I’m delighted by the reception of my last Blog post, “Some Thoughts about Books as Objects.”  And surprised. 

Bookstores are closing wherever we look, yet there are book sites galore online; book clubs are flourishing, and people apparently still have strong opinions about books and how to treat them.

This post got the attention of many online book sites (two of which I am now enjoying regularly and will tell you about).  The one called Shelf Awareness has two newsletters, one for readers and one for people in the book trade.  On November 2nd, they had an excerpt of my post in their “Quotation of the Day” section.  Not surprisingly, the excerpt they used was of the very few things I said which referred to new books as objects.

Another enjoyable site but one which is not exclusively about new books, Beattie’s Book Blog, the “unofficial homepage of the New Zealand book community” (which I enjoy because many of the books they discuss are not available in the USA) also excerpted my post, but here, the interest seemed to be more about the difference in “feel” between a real book and an eBook.

And my guest blogger, Pamela Grath, referred to my post in her blog, Books in Northport, adding to the conversation there, as follows:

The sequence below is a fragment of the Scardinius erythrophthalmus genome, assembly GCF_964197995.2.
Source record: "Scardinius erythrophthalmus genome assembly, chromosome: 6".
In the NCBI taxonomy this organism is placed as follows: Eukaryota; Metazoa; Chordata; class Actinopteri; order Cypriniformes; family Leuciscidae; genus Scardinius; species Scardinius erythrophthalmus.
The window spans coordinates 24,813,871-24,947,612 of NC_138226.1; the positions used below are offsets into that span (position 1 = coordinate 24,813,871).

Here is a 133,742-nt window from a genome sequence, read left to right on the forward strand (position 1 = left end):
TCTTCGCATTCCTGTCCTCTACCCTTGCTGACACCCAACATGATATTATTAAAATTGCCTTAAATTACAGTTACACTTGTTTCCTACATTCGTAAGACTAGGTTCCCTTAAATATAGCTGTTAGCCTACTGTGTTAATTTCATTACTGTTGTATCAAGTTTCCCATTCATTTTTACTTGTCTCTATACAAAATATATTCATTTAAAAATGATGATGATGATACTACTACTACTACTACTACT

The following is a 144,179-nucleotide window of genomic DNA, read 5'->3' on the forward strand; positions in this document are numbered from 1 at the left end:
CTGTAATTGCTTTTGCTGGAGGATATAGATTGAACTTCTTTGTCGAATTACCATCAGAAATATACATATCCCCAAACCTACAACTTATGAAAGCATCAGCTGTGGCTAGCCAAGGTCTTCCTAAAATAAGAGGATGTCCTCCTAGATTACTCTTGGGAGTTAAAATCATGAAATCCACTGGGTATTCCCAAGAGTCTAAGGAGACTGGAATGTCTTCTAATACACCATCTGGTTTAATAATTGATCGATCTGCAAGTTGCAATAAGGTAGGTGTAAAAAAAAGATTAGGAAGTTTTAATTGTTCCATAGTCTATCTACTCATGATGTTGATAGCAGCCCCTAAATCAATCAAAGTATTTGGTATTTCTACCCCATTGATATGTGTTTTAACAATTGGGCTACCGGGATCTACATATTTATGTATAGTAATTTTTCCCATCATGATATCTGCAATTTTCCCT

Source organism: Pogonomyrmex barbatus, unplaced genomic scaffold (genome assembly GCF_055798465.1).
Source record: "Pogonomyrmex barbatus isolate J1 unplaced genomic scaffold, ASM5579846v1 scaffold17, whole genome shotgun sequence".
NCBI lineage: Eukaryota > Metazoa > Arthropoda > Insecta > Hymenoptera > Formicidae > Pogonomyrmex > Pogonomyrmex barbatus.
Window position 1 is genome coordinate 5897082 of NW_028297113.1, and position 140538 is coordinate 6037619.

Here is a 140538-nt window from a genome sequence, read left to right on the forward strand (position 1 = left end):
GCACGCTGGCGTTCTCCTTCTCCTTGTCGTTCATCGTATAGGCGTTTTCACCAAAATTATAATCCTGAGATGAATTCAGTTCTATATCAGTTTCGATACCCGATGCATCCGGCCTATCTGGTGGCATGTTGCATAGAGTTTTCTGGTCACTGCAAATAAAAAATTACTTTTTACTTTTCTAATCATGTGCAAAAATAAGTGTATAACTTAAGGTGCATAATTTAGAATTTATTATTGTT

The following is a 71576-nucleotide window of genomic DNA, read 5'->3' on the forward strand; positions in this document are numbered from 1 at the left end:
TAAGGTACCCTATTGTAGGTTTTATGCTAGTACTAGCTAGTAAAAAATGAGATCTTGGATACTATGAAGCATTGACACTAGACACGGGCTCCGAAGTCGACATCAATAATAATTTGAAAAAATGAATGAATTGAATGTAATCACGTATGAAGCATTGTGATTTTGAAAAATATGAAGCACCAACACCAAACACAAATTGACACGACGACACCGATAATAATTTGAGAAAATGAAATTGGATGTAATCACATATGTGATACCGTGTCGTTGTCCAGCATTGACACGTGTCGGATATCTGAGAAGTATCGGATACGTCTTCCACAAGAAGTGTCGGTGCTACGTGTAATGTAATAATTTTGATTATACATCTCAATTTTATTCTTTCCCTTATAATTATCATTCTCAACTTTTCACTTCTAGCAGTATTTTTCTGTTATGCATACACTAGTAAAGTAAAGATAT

“My friend Helen at the books, books, books blog wrote recently about books as objects, her point being that there is more to a book than text. I’m sure Helen would not disagree that for those of us who love books, many various aspects—physical, literary, aesthetic and incidental—go into the object we love, and I bring this up because Helen originally wrote of old books, and then she and I and other readers subsequently made the segue, in the comments section following her post, into a discussion of new books as objects and what various people still find valuable in bound, printed volumes."
Later, she made a post of her own called “More on Books as Objects – and One Important Book on the Subject” that I think you will enjoy reading.

On the whole, the people who wrote to me were very positive about the future of books as “objects” in addition to their importance in providing information and pleasure. 

You can read the comments at the end of my post to see some animated and thoughtful opinions about the value of “real” books.  One of the people who commented is someone who publishes books “in all forms – electronic and paper,” but nevertheless, says that she always publishes “limited handbound copies of all [our] books, because books are magical….”

But not everyone agrees.  One person wrote to protest that the printing of books causes the killing of trees, while eBooks help save them.  That’s an interesting point – and would have been posted, had not the sentiment been expressed in some very unsavory language! – and is, perhaps, a topic that can start an entirely new discussion among readers.